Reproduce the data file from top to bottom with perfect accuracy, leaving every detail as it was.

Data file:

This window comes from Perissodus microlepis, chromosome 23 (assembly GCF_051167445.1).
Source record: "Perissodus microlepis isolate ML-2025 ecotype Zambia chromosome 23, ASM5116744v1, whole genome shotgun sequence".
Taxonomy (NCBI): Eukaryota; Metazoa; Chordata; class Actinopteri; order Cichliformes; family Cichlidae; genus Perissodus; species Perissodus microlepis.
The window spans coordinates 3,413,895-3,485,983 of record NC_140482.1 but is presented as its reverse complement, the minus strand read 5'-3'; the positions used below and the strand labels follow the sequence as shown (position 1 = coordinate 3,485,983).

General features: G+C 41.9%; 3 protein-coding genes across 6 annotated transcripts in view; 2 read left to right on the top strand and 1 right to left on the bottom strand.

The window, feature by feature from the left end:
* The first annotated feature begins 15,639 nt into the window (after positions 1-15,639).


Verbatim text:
This window comes from Perissodus microlepis, chromosome 23 (assembly GCF_051167445.1).
Source record: "Perissodus microlepis isolate ML-2025 ecotype Zambia chromosome 23, ASM5116744v1, whole genome shotgun sequence".
Taxonomy (NCBI): Eukaryota; Metazoa; Chordata; class Actinopteri; order Cichliformes; family Cichlidae; genus Perissodus; species Perissodus microlepis.
The window spans coordinates 3,413,895-3,485,983 of record NC_140482.1 but is presented as its reverse complement, the minus strand read 5'-3'; the positions used below and the strand labels follow the sequence as shown (position 1 = coordinate 3,485,983).

General features: G+C 41.9%; 3 protein-coding genes across 6 annotated transcripts in view; 2 read left to right on the top strand and 1 right to left on the bottom strand.

The window, feature by feature from the left end:
* The first annotated feature begins 15,639 nt into the window (after positions 1-15,639).